Professional standards are a key underpinning to many industries and vocations. The history of standards in our sector is complex and it is worth understanding how we have arrived at the standards as they are now.
The move from FENTO to LLUK standards simplified things, but LLUK still operated on a premise of competency. Post the Lingfield review, in a deregulated space where standards and qualifications to teach had a very different meaning, it was important that new standards for our sector set a different tone, one more in tune with the needs and careers of teaching staff themselves, less related to regulatory and inspection based needs.
One of the first jobs of the Education and Training Foundation was to look at how to achieve this, and an extensive consultation process culminated in the launch of the Professional Standards in May 2014. One year on, they have been downloaded over 44,000 times, we have sent out over ten thousand hard copies, and the standards are the most commonly visited and searched for item on our website. Whilst we can pat ourselves on the back for a resounding success, there is much still to be done, and the standards are still not fully embedded in the culture and consciousness of proportions of our sector.
Possibly the key to understanding what the standards are, and how they relate to you is to understand that they are not competencies, but rather are aspirations. What the consultation showed was a desire to capture and enshrine two things – what we would all want to be doing as teachers to get better, and what evidence and research tells us helps teachers to do that. As a teacher myself, who was not involved in that consultation (I joined the Foundation a little after their release) it is very difficult to read the list of 20 standards and disagree with the aims and hopes of these simple but powerful statements.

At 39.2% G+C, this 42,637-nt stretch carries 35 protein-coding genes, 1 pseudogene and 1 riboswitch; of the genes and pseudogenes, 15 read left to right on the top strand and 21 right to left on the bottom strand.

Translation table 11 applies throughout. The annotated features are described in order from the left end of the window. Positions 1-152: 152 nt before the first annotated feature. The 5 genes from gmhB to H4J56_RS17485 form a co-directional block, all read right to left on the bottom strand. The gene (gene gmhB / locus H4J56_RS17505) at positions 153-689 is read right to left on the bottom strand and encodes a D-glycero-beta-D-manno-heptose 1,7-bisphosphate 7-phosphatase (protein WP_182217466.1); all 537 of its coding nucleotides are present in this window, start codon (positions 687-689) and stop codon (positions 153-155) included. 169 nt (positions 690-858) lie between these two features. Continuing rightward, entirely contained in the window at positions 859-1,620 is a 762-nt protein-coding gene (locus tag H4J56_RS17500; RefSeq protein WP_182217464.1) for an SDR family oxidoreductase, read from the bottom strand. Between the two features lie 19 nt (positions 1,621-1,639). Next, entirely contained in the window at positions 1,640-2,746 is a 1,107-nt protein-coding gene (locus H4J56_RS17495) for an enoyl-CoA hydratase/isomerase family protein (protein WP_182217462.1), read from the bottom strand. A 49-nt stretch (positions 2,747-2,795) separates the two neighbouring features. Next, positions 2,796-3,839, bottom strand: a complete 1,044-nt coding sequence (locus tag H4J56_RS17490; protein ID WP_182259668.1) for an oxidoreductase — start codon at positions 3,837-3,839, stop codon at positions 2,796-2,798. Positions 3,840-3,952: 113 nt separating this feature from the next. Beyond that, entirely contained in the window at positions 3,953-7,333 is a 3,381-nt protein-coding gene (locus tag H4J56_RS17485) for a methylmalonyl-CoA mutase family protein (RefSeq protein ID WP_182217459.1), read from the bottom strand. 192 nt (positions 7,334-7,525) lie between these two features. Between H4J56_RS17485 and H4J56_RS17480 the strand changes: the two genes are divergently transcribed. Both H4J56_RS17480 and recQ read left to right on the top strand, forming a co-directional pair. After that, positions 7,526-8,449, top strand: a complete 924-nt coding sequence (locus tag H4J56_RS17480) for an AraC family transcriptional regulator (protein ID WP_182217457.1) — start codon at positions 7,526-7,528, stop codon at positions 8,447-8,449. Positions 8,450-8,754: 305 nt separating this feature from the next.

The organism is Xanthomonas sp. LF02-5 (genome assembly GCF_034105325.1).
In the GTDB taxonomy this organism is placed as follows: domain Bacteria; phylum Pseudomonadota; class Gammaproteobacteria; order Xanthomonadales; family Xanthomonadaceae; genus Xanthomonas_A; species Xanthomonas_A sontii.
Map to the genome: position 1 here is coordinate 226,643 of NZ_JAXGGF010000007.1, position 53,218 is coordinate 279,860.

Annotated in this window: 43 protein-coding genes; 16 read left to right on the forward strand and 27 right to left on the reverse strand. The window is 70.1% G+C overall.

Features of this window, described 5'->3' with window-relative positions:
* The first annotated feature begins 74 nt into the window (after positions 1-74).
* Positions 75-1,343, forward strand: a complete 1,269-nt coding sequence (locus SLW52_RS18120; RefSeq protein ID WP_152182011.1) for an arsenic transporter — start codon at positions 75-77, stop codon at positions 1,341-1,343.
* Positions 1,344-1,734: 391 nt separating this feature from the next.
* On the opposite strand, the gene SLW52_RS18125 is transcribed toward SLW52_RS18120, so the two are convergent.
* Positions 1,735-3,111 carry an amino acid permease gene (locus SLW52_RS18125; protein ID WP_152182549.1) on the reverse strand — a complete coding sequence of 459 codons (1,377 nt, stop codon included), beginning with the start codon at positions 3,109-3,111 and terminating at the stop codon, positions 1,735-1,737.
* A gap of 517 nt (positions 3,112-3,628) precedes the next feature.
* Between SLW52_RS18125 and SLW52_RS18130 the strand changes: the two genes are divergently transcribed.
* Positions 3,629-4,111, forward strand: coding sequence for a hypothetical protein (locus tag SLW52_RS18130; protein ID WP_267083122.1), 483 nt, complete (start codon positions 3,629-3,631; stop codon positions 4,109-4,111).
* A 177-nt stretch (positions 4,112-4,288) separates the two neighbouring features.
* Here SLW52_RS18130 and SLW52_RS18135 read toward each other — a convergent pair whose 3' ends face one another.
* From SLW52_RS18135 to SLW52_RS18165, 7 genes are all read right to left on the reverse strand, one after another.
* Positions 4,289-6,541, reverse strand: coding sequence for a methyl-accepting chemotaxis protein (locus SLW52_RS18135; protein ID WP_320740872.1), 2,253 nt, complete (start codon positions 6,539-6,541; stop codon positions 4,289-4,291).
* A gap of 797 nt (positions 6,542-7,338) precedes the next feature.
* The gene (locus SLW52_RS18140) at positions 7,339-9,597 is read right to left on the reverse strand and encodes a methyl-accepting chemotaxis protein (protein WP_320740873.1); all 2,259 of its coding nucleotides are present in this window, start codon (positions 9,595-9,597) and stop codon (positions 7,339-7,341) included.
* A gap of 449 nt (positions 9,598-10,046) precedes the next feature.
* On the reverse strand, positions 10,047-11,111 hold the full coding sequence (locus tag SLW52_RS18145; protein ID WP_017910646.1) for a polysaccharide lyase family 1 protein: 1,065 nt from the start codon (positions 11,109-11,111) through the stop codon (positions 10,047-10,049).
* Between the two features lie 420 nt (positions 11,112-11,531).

I think it is crucial that we have in a deregulated sector a set of standards that are more in keeping with the diversity and breadth of our workforce, and we have seen over the past year how well they underpin CPD and development across the sector. These standards can apply to a new entrant to the sector working part time in an ITP, or equally to a highly qualified advanced teaching practitioner. How these two individuals can find common ground in the standards is in the conversations to be had, the sharing, dialogue and collective experience of these people, not in their capacity to be measured against one static benchmark. It is a potent and simple thing, to be able to work with the same standards set at any stage of your teaching career, and something that once understood has been very well received.
To offer support to teachers in using the standards we recently published a workbook to help support practitioners and a self-assessment tool. Simple and straightforward, they give teaching staff a chance to self-assess, and give guidance as to what forms of evidence might work if called on to 'prove' their engagement with the standards. Next up will be a guide for HR and quality managers, to support the teams that are charged with that difficult question – how do we know our staff are using the standards, and how well are they doing it? We welcome other suggestions and feedback, from any part of the sector as to how we can support you better, or sharing how the standards are working (or maybe need clarifying) - after all these standards are sector owned and designed.
Any deregulated system takes time for people to fully adopt – with no statute breathing down your neck a more leisurely pace is to be expected. Bearing that in mind, I think the point to be made here is not 'why are some organisations not using these yet' but rather that it's remarkable how quickly these standards have been adopted, and how many organisations and individuals have already seen the transformational and positive power of these twenty simple aspirations for teaching staff.
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Paul Kessell-Holland is programme manager of professional standards and workforce development at the Education and Training Foundation